April is Alaska’s Bear Awareness Month

April 9, 2013 1:50 pmComments OffViews: 95

image003Governor  Sean Parnell has proclaimed April “Bear Awareness Month” in Alaska as a way to remind everyone about bear safety and the importance of minimizing attractants to reduce human-bear conflicts. (For a copy of the full proclamation, visit http://gov.alaska.gov/parnell/press-room/full-proclamation.html?pr=6407. )

April is typically when bears begin emerging from dens on the Kenai Peninsula to look for food. That means it’s time to take down bird feeders, clean up garbage, and secure items around homes, businesses and recreation areas that might attract bears and other wildlife. Handling attractants responsibly reduces conflicts with bears and other wildlife and helps keep your community safe.

In 2013, the Kenai Brown Bear Committee (KBBC) is promoting the use of electric fences to deter bears around homes, businesses, remote camps and farms. Correctly installing electric fences around livestock and feed, beehives, fish smokers and campsites can prevent bear interactions that could lead to the loss of personal property and the unnecessary destruction of bears.

Kenai Peninsula residents who qualify as agricultural producers can apply for a USDA program that helps with the cost of electric fencing through the Natural Resource Conservation Service.  Contact NRCS to determine if you qualify for this program and to discuss development of a bear avoidance plan.

Visit the KBBC booth at the Kenai Peninsula Home Show at the Soldotna Sports Center on April 27 and 28 to learn more about electric bear fencing and the NRCS program.  Pick up a variety of bear safety information, see bear-track replicas, enter to win a prize, and try to open a bear-resistant garbage container. Shows hours are 9 a.m.-7 p.m. on Saturday and 11 a.m. – 5 p.m. Sunday.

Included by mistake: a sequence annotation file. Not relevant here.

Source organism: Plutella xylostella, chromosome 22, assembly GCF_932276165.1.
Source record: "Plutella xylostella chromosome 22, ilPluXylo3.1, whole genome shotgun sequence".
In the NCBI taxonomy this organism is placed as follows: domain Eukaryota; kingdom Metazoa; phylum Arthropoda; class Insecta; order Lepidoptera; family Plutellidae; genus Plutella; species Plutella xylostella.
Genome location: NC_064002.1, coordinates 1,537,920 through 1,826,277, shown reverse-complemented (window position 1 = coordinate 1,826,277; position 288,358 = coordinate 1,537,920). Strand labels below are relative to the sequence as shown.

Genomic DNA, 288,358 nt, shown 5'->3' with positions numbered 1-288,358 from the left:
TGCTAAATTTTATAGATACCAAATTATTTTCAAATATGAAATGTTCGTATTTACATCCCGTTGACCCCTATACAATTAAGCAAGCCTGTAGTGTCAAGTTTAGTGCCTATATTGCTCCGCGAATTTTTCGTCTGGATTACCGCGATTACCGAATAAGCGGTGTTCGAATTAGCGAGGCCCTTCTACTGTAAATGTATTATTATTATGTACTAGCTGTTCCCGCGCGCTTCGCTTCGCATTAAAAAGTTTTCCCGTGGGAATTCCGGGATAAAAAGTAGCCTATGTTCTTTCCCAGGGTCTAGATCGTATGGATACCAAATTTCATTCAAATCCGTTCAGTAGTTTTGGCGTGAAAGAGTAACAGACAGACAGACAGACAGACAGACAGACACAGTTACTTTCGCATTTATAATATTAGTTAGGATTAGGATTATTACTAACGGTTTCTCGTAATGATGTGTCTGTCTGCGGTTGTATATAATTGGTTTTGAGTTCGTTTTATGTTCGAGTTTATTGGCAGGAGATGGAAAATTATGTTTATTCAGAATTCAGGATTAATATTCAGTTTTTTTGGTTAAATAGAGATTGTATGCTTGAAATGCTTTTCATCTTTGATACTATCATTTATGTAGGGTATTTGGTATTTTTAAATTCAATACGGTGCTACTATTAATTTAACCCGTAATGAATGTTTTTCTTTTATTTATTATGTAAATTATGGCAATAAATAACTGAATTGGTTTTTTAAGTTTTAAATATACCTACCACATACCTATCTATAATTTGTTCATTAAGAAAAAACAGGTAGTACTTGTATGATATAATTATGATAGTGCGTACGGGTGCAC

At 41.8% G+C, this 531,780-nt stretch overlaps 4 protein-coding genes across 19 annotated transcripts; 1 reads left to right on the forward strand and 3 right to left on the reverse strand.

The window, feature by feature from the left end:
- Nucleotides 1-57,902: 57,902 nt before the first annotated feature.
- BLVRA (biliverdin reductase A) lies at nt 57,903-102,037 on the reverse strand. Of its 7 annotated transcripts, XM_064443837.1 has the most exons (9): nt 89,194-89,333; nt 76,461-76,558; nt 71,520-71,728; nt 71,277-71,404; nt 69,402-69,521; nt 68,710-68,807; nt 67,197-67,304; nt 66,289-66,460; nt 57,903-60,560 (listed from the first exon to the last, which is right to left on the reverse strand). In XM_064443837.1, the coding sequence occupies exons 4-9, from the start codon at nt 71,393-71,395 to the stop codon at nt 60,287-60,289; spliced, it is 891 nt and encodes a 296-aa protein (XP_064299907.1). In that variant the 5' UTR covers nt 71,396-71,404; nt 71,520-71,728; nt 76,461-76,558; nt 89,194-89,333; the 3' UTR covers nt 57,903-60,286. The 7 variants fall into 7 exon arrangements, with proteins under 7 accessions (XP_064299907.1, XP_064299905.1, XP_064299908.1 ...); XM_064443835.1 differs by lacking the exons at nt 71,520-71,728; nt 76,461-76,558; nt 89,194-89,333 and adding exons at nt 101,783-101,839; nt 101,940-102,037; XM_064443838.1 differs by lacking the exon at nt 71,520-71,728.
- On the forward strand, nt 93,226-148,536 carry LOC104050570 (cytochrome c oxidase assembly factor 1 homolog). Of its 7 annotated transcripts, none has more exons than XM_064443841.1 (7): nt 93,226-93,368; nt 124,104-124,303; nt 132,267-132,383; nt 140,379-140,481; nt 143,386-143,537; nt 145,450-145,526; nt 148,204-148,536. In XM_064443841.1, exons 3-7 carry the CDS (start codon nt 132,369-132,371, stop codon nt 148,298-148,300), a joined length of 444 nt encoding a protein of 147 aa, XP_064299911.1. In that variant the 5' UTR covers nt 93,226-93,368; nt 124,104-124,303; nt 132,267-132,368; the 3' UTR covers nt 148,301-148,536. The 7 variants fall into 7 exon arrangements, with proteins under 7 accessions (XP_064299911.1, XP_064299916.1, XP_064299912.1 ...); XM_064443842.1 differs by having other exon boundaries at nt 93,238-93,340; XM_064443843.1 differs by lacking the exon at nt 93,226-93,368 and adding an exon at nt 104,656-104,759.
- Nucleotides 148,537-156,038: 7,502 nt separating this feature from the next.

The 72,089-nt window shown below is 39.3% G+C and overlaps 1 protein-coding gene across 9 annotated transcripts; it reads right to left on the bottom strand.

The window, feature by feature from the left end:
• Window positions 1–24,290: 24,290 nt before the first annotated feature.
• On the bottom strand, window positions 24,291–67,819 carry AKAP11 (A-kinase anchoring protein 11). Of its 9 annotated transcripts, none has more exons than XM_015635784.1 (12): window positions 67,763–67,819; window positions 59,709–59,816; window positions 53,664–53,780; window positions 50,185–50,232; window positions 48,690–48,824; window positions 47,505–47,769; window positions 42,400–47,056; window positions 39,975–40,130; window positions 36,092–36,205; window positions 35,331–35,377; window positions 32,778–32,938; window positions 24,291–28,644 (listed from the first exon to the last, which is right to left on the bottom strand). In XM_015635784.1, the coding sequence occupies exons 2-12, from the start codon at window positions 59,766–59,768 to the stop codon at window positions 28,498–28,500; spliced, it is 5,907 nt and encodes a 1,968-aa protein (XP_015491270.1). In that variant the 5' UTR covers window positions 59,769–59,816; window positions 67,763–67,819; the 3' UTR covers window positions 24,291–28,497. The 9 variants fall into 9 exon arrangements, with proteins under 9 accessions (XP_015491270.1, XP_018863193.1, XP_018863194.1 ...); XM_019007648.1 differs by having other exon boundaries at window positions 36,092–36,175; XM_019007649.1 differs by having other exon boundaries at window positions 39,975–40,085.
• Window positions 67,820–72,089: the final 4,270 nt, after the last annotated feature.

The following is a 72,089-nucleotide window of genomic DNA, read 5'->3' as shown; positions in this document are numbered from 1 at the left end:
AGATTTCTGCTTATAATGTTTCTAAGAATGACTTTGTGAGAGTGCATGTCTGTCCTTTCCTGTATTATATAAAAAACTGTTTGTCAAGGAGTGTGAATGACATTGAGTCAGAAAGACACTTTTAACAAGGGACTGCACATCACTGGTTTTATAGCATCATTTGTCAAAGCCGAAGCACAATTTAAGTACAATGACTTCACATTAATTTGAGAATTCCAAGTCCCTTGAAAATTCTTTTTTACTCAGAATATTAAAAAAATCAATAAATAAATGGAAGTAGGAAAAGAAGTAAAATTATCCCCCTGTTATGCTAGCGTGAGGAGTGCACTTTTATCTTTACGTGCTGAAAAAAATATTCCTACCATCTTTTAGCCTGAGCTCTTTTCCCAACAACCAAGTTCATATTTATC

Some key bear awareness tips to keep in mind as bears wake up and become active include:

·         Garbage: Use bear-resistant trash containers; keep garbage inside until pick-up, or dispose of waste immediately at a transfer station. Remember, if a bear gets into your trash, you can be fined!

·         Freezers: Keep freezers locked in a secure building or otherwise out of reach of bears.

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·         Birdseed: Don’t feed birds during active bear season (April 1- November 1). Clean up spilled birdseed.

·         Livestock and Pets: Install electric fences to keep bears out of animal pens, corrals, chicken coops, rabbit hutches, beehives and gardens. Store pet and livestock food out of reach of bears.

·         Fish Waste, Gear and Fishing: If you clean fish at home, keep all fish waste in a freezer out of reach of bears until garbage pick-up. Store fishy nets, tackle and line indoors, in a garage or shed, or otherwise out of reach of bears. For information on fishing safety in bear country, visit the Alaska Department of Fish and Game website (www.alaskabears.alaska.gov).

 

For more information about the KBBC and to find additional information about what residents can do to promote responsible stewardship of Alaska’s bears, please visit our website:

 

Kenai Brown Bear Committee

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